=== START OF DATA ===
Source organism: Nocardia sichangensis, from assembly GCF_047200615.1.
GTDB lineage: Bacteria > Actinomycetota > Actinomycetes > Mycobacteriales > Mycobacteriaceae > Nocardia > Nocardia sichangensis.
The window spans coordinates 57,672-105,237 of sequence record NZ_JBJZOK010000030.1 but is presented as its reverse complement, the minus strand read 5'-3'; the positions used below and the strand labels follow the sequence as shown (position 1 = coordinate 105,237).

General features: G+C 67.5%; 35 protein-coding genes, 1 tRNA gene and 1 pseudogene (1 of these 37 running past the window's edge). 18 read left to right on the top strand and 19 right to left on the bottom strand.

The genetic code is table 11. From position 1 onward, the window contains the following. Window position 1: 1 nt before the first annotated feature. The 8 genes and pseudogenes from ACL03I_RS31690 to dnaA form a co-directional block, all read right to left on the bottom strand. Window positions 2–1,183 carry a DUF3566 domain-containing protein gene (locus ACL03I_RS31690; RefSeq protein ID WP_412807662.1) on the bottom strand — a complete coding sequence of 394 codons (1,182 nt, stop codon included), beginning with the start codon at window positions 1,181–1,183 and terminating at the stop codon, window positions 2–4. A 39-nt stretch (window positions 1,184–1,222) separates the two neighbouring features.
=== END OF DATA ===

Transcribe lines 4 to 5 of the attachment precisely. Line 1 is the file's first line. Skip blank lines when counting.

General features: G+C 67.5%; 35 protein-coding genes, 1 tRNA gene and 1 pseudogene (1 of these 37 running past the window's edge). 18 read left to right on the top strand and 19 right to left on the bottom strand.

The genetic code is table 11. From position 1 onward, the window contains the following. Window position 1: 1 nt before the first annotated feature. The 8 genes and pseudogenes from ACL03I_RS31690 to dnaA form a co-directional block, all read right to left on the bottom strand. Window positions 2–1,183 carry a DUF3566 domain-containing protein gene (locus ACL03I_RS31690; RefSeq protein ID WP_412807662.1) on the bottom strand — a complete coding sequence of 394 codons (1,182 nt, stop codon included), beginning with the start codon at window positions 1,181–1,183 and terminating at the stop codon, window positions 2–4. A 39-nt stretch (window positions 1,184–1,222) separates the two neighbouring features.